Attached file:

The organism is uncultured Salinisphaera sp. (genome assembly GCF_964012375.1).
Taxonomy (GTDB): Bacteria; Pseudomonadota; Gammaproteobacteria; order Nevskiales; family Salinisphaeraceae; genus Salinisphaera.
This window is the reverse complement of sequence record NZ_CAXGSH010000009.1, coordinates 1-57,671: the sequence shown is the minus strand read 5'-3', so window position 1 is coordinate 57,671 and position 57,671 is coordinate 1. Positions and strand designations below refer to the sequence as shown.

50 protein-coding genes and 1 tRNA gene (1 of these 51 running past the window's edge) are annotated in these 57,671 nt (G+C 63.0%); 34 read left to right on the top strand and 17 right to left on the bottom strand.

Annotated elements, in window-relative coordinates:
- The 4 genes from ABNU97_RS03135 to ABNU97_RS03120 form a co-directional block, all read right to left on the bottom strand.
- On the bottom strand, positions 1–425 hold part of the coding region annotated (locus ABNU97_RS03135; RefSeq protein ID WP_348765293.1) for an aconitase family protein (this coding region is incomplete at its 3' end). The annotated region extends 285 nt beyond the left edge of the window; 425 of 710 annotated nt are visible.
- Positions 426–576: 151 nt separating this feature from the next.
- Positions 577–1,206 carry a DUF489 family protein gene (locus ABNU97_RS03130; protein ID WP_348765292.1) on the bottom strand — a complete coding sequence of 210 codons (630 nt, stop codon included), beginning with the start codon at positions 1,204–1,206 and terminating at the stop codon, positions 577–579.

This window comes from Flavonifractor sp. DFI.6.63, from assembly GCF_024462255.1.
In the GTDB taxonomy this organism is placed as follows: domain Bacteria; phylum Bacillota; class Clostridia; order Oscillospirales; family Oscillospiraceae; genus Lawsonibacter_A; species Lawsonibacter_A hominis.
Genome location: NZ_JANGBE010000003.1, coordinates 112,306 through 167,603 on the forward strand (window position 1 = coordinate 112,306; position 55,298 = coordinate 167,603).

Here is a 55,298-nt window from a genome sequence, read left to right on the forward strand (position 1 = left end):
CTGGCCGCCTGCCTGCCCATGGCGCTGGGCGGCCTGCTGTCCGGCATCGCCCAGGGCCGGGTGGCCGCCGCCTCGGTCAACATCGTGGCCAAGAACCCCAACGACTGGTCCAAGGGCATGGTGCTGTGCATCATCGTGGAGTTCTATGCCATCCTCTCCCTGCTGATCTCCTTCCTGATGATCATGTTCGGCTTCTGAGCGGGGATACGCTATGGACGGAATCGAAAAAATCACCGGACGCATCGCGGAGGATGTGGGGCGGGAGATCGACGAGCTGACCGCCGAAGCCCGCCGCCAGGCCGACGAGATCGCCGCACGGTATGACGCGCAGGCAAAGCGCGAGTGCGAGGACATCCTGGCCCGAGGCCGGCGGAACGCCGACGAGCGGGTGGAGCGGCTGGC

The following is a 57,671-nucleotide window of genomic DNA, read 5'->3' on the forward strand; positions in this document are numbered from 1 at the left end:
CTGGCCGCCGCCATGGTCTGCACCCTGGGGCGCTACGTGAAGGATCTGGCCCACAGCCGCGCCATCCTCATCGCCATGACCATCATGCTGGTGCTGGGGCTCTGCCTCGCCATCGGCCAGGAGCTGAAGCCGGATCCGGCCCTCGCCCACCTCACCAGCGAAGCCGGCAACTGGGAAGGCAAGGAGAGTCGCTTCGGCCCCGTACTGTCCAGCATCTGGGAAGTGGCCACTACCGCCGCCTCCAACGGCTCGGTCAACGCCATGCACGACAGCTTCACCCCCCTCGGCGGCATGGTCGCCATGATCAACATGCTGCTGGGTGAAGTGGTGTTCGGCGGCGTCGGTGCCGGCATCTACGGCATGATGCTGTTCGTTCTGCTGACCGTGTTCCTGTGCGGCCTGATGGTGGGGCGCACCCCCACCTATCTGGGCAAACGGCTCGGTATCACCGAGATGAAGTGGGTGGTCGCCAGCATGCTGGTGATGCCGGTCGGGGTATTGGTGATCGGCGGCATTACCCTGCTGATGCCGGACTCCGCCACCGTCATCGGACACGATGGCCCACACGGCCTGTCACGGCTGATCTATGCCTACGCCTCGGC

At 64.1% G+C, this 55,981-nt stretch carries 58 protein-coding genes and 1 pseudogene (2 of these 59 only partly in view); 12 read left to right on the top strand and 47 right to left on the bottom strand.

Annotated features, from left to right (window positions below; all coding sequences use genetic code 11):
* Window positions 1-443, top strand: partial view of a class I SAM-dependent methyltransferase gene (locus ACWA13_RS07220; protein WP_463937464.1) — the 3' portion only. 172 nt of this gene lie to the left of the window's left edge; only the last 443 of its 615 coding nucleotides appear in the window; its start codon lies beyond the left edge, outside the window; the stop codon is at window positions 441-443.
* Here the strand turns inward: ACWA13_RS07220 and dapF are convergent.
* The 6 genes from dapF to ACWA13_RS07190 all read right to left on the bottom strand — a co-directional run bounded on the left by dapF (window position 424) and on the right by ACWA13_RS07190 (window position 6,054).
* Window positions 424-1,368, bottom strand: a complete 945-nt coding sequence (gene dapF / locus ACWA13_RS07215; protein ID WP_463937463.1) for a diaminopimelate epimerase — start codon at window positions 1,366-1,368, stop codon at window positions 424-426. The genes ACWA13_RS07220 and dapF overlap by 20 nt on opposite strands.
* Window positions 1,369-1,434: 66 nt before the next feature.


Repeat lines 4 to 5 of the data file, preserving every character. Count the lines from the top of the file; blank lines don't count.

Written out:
50 protein-coding genes and 1 tRNA gene (1 of these 51 running past the window's edge) are annotated in these 57,671 nt (G+C 63.0%); 34 read left to right on the top strand and 17 right to left on the bottom strand.

Annotated elements, in window-relative coordinates: